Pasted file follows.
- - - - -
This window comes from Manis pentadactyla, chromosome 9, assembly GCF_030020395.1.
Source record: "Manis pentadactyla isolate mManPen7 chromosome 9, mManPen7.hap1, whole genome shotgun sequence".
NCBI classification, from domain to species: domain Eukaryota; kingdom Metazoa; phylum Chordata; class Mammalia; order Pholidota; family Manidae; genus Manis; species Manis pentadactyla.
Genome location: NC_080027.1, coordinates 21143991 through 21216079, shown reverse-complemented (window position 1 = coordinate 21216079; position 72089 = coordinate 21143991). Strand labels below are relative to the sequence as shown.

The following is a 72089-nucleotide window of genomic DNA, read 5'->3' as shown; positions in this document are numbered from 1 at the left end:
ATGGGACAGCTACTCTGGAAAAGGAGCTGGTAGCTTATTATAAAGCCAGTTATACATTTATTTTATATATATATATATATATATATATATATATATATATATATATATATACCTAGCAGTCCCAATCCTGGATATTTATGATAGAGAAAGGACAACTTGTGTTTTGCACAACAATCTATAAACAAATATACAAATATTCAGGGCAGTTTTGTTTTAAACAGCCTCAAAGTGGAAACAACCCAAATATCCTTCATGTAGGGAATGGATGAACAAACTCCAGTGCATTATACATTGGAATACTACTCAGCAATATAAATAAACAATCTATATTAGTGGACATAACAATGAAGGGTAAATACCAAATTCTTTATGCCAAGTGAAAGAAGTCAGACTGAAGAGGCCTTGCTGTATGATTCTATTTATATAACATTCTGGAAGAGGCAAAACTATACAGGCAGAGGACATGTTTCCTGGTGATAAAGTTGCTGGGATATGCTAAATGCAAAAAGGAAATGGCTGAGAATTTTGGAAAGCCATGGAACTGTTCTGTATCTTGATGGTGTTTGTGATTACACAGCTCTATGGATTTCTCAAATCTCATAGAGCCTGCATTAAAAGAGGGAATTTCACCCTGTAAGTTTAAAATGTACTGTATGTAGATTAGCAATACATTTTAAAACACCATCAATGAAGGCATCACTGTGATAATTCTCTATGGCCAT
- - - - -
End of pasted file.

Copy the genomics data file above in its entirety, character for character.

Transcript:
This window comes from Manis pentadactyla, chromosome 9, assembly GCF_030020395.1.
Source record: "Manis pentadactyla isolate mManPen7 chromosome 9, mManPen7.hap1, whole genome shotgun sequence".
NCBI classification, from domain to species: domain Eukaryota; kingdom Metazoa; phylum Chordata; class Mammalia; order Pholidota; family Manidae; genus Manis; species Manis pentadactyla.
Genome location: NC_080027.1, coordinates 21143991 through 21216079, shown reverse-complemented (window position 1 = coordinate 21216079; position 72089 = coordinate 21143991). Strand labels below are relative to the sequence as shown.

The following is a 72089-nucleotide window of genomic DNA, read 5'->3' as shown; positions in this document are numbered from 1 at the left end:
ATGGGACAGCTACTCTGGAAAAGGAGCTGGTAGCTTATTATAAAGCCAGTTATACATTTATTTTATATATATATATATATATATATATATATATATATATATATATATATACCTAGCAGTCCCAATCCTGGATATTTATGATAGAGAAAGGACAACTTGTGTTTTGCACAACAATCTATAAACAAATATACAAATATTCAGGGCAGTTTTGTTTTAAACAGCCTCAAAGTGGAAACAACCCAAATATCCTTCATGTAGGGAATGGATGAACAAACTCCAGTGCATTATACATTGGAATACTACTCAGCAATATAAATAAACAATCTATATTAGTGGACATAACAATGAAGGGTAAATACCAAATTCTTTATGCCAAGTGAAAGAAGTCAGACTGAAGAGGCCTTGCTGTATGATTCTATTTATATAACATTCTGGAAGAGGCAAAACTATACAGGCAGAGGACATGTTTCCTGGTGATAAAGTTGCTGGGATATGCTAAATGCAAAAAGGAAATGGCTGAGAATTTTGGAAAGCCATGGAACTGTTCTGTATCTTGATGGTGTTTGTGATTACACAGCTCTATGGATTTCTCAAATCTCATAGAGCCTGCATTAAAAGAGGGAATTTCACCCTGTAAGTTTAAAATGTACTGTATGTAGATTAGCAATACATTTTAAAACACCATCAATGAAGGCATCACTGTGATAATTCTCTATGGCCAT